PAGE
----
* I had never thought of ‘investing’ as seriously as I had thought about ‘saving’; I realized that all the hard work one does saving amounts to nothing if one does not invest the saved money well. You can make your money ‘work hard for you’, instead of letting it idle in the bank!

* I realized that having clearly defined objectives or goals for investment enables one to plan better. It seemed that investing ad hoc for the sake of investing, or worse still, investing for the sake of avoiding tax, leads one to make not-so-good decisions. Unfortunately, most of my investments were an offshoot of tax planning!

* Investing and Tax Saving should be viewed as two separate things. Tax saving should happen as a result of good investment planning and not vice versa.

* One keeps hearing that March is not a good time to start looking at your investments; I find it is true. The thing is, one naturally looks at tax saving modes of investment at this time in an unthought, unplanned manner. I myself was sold something last February with a ‘tax advantage’ tag, and only now I figure it was a dud investment!

* Insurance is not the best investment vehicle, though agents and advertisements fool us in thinking so. We almost forget the purpose of Insurance, we’re so drugged by what we see and hear. Buy insurance only to insure your family against what might happen to you in future. The best way to do this, I found, is to go for a Term Plan, which is a basic insurance policy that gives you highest possible life cover at lowest possible price. The other insurance schemes that also promise to invest your money, offer very inadequate covers at very expensive rates, because of the investment component. Not just that, they do not even generate as much returns as other investment choices. A lose-lose deal actually.

* I found that Equity is the best choice of investment for earning superior returns in the long term, albeit one appreciates the risk involved. One could either invest directly in equity in THE Market or indirectly through Mutual Funds (MFs).

* I was introduced to MFs in a big way; they allowed you to be a part of THE Market—invest into equity—and also diluted some of the risk. I learnt that there are many types and varieties and brands of MFs too, with differing degrees of risk, and one would do well to understand them before jumping onto the bandwagon. If going in for one, the Systematic Investment Plan (SIP) route appears to have a lot of favour, by which one can put aside a fixed sum of money every month towards the chosen MF, instead of paying a lump sum.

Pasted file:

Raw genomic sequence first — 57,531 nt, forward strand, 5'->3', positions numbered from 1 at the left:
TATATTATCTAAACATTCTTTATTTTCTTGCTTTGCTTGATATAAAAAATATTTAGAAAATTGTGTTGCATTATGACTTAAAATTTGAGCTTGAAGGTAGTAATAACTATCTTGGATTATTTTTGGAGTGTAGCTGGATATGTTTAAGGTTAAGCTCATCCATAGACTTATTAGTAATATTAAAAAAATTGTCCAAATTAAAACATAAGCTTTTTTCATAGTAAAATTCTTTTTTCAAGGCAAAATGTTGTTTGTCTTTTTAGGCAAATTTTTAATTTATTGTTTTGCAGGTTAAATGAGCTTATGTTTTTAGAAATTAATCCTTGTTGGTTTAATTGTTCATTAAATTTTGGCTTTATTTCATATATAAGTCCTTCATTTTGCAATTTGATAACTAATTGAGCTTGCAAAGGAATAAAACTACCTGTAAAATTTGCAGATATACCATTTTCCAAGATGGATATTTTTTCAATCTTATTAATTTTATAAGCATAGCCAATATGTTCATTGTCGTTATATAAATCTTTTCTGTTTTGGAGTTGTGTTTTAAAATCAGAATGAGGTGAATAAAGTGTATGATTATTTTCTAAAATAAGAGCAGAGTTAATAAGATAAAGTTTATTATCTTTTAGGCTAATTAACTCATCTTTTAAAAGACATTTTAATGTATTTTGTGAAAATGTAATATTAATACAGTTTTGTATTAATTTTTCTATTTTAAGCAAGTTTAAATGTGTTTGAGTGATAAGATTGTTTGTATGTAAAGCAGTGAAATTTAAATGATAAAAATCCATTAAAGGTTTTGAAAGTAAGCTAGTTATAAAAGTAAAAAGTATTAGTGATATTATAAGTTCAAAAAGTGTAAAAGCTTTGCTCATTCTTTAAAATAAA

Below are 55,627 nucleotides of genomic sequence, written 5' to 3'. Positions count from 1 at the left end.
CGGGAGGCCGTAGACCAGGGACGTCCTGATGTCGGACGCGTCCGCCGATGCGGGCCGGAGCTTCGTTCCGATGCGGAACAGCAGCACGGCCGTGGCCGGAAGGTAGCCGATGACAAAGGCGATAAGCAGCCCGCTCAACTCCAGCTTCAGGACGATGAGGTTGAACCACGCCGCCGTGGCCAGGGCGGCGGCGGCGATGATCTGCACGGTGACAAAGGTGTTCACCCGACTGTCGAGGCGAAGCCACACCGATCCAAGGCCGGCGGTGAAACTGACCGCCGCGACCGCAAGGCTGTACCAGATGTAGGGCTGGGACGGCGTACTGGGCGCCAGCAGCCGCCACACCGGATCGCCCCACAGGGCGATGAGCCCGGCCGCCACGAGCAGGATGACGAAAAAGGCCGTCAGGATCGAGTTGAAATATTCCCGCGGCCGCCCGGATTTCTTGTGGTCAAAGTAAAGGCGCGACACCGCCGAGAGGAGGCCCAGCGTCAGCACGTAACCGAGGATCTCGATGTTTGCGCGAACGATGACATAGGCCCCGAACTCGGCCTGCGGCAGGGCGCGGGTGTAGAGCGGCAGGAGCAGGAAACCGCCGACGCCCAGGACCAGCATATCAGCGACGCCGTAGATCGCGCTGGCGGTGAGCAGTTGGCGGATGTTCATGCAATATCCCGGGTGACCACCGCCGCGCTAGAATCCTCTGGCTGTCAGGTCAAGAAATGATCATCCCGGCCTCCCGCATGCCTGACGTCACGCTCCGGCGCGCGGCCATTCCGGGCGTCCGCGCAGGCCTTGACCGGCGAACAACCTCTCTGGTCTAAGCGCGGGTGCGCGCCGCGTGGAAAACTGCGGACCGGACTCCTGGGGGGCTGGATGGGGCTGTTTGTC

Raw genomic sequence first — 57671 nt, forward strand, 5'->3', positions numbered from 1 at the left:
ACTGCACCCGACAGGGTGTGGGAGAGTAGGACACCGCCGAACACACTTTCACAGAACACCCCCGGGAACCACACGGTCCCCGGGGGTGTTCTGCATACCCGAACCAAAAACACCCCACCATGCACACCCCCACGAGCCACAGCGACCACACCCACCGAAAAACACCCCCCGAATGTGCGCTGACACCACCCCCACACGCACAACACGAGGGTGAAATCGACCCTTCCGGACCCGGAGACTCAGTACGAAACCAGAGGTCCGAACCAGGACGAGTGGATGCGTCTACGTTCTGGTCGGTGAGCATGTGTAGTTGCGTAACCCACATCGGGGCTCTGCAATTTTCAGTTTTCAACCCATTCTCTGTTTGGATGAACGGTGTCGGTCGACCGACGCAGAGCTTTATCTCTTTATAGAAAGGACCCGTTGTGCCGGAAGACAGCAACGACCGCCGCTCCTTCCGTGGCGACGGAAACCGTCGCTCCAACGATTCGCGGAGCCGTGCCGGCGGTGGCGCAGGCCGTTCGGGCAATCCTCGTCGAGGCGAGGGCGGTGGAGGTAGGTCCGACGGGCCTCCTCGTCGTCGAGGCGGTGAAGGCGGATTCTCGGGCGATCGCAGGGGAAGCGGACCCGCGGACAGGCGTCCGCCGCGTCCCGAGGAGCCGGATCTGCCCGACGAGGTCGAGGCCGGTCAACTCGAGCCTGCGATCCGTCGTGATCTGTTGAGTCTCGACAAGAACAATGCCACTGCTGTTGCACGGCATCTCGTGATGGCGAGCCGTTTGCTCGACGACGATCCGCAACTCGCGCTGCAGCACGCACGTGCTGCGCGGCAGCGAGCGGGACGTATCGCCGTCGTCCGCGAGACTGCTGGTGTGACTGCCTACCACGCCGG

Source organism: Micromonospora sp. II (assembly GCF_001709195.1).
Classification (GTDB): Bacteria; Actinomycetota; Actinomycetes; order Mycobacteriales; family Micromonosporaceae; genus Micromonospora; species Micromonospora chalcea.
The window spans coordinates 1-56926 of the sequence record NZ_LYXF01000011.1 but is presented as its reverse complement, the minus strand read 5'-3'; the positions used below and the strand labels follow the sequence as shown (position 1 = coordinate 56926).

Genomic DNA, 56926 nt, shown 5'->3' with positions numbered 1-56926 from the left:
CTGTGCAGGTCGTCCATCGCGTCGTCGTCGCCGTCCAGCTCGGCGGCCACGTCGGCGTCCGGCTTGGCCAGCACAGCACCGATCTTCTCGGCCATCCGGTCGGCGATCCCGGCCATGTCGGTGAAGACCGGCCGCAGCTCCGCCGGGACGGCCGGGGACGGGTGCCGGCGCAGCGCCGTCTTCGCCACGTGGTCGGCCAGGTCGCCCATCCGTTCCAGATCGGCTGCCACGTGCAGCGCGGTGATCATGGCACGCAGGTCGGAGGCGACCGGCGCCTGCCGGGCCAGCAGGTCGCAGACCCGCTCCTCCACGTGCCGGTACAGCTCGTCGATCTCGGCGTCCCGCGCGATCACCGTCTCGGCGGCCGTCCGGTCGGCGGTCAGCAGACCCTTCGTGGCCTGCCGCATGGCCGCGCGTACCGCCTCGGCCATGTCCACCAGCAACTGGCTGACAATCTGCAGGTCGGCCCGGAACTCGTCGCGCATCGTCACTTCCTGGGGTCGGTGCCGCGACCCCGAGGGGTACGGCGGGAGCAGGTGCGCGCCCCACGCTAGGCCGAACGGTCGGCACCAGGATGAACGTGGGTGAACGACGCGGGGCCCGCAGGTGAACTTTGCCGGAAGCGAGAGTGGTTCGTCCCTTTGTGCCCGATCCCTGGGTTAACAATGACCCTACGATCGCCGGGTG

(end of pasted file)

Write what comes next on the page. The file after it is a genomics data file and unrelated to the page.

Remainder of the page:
* Not all of us have the time or knowledge to pursue investment options in detail for our own good; however, instead of relying on agents who sell insurance or investment schemes for commission and other personal gain, it makes sense to go for an Investment Advisor who will charge a fixed fee, and in return will manage your portfolio. Any which case, it is good to be in a position to at least be able to assimilate what advice you’re getting—I realize that now the hard way!

Enough of gyaan, I guess. Coming to my initial announcement again…I have entered THE Market. One of my New Year resolutions was to become more conscious about saving (avoid getting tempted by sales!), and more well-versed with how best to invest the money that I save.

I have only just opened a Demat account (don’t they say, better late than never?), and also made my very first investment based on my own research—I have opted for HDFC Equity Mutual Fund through SIP (check out this place for more information on good funds to go for). I hope to read more, learn more, exercise my decisions more…and not be a good bait for those insurance/investment agents anymore!